Chapter 40: Excandescence

The dread I feel as I step out of my car and into the frigid winter air is enough to make my stomach turn. I take slow steps across the slushy parking lot, my hands shoved deep into my jacket pockets. Condos reach up toward the cloudy night sky like concrete fingers while traffic crawls along the busy road. The glowing white sign of the restaurant looming ahead of me reads Tecello's. Located in the heart of the city, it's an expensive place, one that my parents used to visit on dates. It feels so strange to be here now. Still, I push myself forward. Reluctantly.

My father made a reservation for just the two of us. I almost wish Logan were coming too. He could act as a buffer between us, a way to ease the inevitable tension, but I know I have to face this alone. I'm not quite sure what to expect from tonight, though. Mostly, I hope it won't leave my relationship with my father in an even worse state than it is now, if that's even possible.

The warmth of the restaurant helps me relax a little, but I realize immediately that I am underdressed. Probably shouldn't have worn jeans, but I can't say I care. I'm sure my father could find reasons to be disappointed in me regardless of what I wear.

A lone elderly couple waits in the lobby, sitting on the bench by the marble wall. They stare at me with tired eyes.

"Good evening. Do you have a reservation?" the tall blonde woman behind the desk asks me. Past her, I can see that the restaurant is packed with people in dresses and suits. Already I feel like an outsider.

I force a smile onto my face and then say, "Yes, it should be under David Moore."

The woman clicks around on the computer and smiles at me.

"He hasn't arrived yet. Would you like me to take you to your table?"

What I really want to do is turn around and leave.

"Yes, please."

She picks up two menus off the desk and leads me through the crowded dining room. Her heels click against the white marble floor, and her ponytail sways like a metronome. Laughter and conversation fill the air around us, along with the sounds of clinking glass and cutlery on delicately arranged plates. Fortunately, our table is located against the wall and not in the middle of the room, so we'll have some semblance of privacy.

I thank the woman, take off my coat and hang it on the back of my chair. Well, at least I wore a dress shirt. It looked good in the store, but now it feels stiff and unnatural on me, like a giant sloth clinging to my neck. I undo the top couple of buttons and then decide to button them again. Glancing at my phone, I see that it's 8:13 p.m. My father told me to be here for eight. I wonder when he'll arrive. It would be like him to make me wait a while. In the meantime, I unfold the menu and look at the pictures of various plates stacked with chicken, pastas, salmon and steaks.

All these lights are giving me a headache. They shine above my head and reflect on the polished floor. I feel like I'm in a giant display case—completely misplaced amongst all these well-dressed, probably rich people. I take a deep breath and try to force those thoughts from my mind. If only I could force myself to be calm, this would be so much easier. Instead, it feels more like I'm about to have my last meal before heading to the execution chamber.

I happen to glance up from the menu, and there he is, tall and domineering. The same blonde woman escorts him toward me. He says something to her, and she laughs. Then his gaze meets mine, and his smile fades. I was cold not too long ago, but now I feel uncomfortably sweaty. I really don't want to be here. This man is a stranger to me.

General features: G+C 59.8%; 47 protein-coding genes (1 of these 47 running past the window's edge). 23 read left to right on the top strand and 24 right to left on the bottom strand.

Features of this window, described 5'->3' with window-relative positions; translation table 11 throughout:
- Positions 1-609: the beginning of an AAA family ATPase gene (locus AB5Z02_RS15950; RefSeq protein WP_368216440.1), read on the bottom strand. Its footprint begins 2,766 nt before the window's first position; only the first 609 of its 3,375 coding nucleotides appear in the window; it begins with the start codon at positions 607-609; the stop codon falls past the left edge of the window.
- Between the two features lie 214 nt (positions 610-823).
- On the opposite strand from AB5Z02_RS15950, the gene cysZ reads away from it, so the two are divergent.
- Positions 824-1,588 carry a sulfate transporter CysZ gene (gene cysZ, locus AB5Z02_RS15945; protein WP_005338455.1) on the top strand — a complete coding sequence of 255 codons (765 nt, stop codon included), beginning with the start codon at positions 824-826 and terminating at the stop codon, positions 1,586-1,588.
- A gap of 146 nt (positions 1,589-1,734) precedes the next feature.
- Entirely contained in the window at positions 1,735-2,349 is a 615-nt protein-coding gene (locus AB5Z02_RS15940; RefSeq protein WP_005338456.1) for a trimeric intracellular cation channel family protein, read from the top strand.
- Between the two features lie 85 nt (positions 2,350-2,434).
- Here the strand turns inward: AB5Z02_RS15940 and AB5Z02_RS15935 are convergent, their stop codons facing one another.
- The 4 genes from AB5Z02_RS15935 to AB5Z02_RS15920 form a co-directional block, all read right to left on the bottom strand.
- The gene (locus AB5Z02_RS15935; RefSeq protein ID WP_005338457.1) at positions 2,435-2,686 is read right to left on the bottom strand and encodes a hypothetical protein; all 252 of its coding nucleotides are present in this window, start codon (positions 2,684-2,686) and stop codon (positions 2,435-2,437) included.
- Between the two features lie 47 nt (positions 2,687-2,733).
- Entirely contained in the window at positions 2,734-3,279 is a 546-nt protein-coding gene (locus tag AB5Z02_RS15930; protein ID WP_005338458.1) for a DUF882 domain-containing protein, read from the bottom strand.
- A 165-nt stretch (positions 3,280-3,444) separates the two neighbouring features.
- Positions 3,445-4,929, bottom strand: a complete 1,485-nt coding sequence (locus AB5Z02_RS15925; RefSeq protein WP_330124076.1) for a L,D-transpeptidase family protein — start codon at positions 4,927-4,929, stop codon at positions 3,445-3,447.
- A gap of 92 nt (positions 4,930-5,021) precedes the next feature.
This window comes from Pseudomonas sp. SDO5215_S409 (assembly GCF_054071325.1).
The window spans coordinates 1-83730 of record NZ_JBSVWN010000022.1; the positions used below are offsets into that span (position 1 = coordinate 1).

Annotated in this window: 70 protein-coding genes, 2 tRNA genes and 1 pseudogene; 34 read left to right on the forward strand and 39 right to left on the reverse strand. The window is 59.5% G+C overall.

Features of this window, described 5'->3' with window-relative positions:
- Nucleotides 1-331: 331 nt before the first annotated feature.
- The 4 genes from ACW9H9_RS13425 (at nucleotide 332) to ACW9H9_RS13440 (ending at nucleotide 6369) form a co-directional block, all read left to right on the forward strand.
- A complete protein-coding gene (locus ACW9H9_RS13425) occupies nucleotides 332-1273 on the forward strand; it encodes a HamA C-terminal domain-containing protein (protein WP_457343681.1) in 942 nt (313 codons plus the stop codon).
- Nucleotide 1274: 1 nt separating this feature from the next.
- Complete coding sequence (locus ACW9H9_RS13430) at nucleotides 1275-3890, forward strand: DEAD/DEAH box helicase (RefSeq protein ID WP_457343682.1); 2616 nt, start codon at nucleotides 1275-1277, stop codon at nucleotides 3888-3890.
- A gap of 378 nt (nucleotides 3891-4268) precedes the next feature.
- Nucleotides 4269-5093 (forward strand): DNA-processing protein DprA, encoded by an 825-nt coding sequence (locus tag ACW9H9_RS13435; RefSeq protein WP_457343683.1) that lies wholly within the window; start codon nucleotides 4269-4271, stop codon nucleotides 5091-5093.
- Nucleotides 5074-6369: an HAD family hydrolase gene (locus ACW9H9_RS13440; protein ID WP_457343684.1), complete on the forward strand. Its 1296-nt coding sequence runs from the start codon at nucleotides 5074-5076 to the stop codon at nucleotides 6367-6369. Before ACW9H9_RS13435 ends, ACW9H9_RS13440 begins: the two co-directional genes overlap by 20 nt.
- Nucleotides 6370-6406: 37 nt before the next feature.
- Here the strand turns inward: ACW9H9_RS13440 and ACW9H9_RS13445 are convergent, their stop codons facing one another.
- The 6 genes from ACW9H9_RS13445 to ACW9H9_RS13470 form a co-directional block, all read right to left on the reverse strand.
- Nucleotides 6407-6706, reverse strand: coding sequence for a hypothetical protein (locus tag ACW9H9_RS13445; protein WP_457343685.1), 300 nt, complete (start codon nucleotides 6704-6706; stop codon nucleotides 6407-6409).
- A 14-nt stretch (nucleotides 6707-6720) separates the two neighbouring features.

As expected, he wears his usual dress pants, shirt and tie. He takes a seat across from me. I don't want to look at him, but I can't seem to look anywhere else.

"I'm glad to see that you were able to make it. I wasn't entirely sure that you would come," he says.

I shrug, hoping I don't look as nervous as I feel.

"I told you I would."

"You did, but given our recent exchanges, it would be understandable if you felt a little apprehensive about this."

A little apprehensive? I wish I were only a little apprehensive.

"So why did you want to meet with me? Why now?"

"I'm sure we can both agree that we haven't communicated well in a long time. I think it would be best if we could find some common ground and try to understand each other better, and I thought you would feel more comfortable if we met somewhere neutral as opposed to meeting at my house."

"It's impossible for you to understand me when you're completely closed off to new ideas, wouldn't you agree?"

"Then, please, help me understand this… this lifestyle that you have become so attached to."

"Lifestyle? See that's the problem. I could explain it to you all night, but you already have these strong ideas that block you from considering any other perspective."

My father opens his mouth to respond, but a short brunette approaches our table and smiles at us, interrupting the growing animosity.

"Good evening. Are you ready to order?"

My father orders without looking at the menu. Since many of the names therein are in French or Italian, I order the first one with a description that sounds remotely familiar, which turns out to be stuffed chicken breast. The waitress collects our menus and leaves, and part of me wishes I could go with her.

"That's interesting," my father says.

"What?" I ask, though I don't really care at all. I wonder how long it will take for our food to arrive, for us to finish eating, for me to be able to leave...

"That was your mother's favourite dish when we used to come here."

She probably ordered it for the same reason I did—an inability to understand the menu and a lack of desire to try anything else.

"I'm surprised you'd remember something like that," I say.

"Of course I remember. This was one of her favourite restaurants." He pauses, a thoughtful look in his eyes. "You were always so much like her. I suppose I spent a great deal of time trying to push you to be more like me."

He seems to be waiting for me to say something. I don't.

"I know that life hasn't been easy for you lately—"

"Or ever," I mutter.